October 10, 2013

Frankenstein, the Wolf Man and the Detroit Riots of 1943

Frankenstein Meets The Wolf Man is playing at the Mayfair theater in Detroit. Outside, a car is overturned, ablaze. This is not an accident. It’s June 1943 and the Race Riots are sweeping through the city.

In the early Forties, when the city’s automobile plants switched to wartime production, recruiters scoured the Southern States for manpower, drawing some 300,000 whites and 50,000 blacks to the Motor City. Racial tensions flared as early as 1941, when blacks were settled into newly built housing projects. Cross burnings and violence ensued. The tension reached its fever peak in the spring of 1943 when blacks were promoted at U.S. Rubber, Hudson, and Vickers. White workers walked off the job when blacks were allowed into the Production Department, served as plant guards or were hired as tool-makers. In late May, over 26,000 men paralyzed Packard assembly lines when a handful of black workers were brought onto the factory floor to work alongside whites.

The riots, fueled by spurious claims of violence by either side against the other, ignited on June 20 and roared for three days, until Federal troops restored peace. Blacks bore the brunt of the violence. An investigation revealed that of the 34 people killed, 25 of them were blacks. Of 600 people injured and 1800 arrested, over 75% were African-Americans. A recurring story tells of blacks being pulled off city buses and beaten. Blacks driving their cars were stopped and chased away, their cars demolished and burned.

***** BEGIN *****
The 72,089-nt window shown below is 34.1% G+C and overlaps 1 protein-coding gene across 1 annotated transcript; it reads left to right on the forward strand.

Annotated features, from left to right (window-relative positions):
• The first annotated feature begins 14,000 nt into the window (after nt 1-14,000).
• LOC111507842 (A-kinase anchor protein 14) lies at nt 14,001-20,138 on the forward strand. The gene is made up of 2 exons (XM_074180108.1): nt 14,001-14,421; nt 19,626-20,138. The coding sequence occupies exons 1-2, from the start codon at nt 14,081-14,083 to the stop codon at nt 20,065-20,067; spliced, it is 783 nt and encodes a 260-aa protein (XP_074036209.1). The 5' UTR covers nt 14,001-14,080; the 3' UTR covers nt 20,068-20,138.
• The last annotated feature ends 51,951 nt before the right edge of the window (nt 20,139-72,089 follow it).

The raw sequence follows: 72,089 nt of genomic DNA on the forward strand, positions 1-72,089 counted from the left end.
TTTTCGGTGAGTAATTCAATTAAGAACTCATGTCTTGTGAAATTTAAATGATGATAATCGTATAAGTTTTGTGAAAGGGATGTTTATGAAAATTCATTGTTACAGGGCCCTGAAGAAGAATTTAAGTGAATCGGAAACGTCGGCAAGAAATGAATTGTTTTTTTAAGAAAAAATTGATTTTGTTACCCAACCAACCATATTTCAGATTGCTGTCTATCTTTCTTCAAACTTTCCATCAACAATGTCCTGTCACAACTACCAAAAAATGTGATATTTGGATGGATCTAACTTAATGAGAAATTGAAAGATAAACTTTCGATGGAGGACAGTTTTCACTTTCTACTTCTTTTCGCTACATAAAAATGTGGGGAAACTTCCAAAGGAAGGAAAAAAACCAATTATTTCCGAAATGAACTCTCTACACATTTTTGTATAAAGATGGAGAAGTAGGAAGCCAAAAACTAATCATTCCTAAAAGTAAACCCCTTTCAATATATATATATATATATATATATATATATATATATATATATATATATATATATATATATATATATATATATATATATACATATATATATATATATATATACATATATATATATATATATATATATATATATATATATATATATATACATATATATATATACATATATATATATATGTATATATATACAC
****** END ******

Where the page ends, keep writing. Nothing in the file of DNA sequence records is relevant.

The Riots made the local papers, but very little information traveled beyond, censored so as to preserve national morale in wartime. At best, a few American newspapers ran short items about brief cases of “labor unrest” in Detroit. It would take decades for the story to be fully revealed.

The Mayfair theater on Woodward Avenue was built as a synagogue in 1902, it’s striking Beaux-Arts dome structure the work of Albert Khan, the “architect of Detroit”. It was transformed into a playhouse and civic theater in 1922 and modified again into a movie house, The Mayfair, in 1930. The building was taken over as a performance space by Wayne State University in 1951 and now serves as the Bonstelle Theater.

The Mayfair went dark on those terrible days of June, 1943. Frankenstein, the Wolf Man and the quaint Hollywood horrors within were no match for the real monsters prowling outside.


The Bonstelle Theater on Historic Detroit.

2 comments:

Caffeinated Joe said...

Sadly, the true human monsters are the worst.

halloween spirit said...

Wow! Much scarier than the film! :/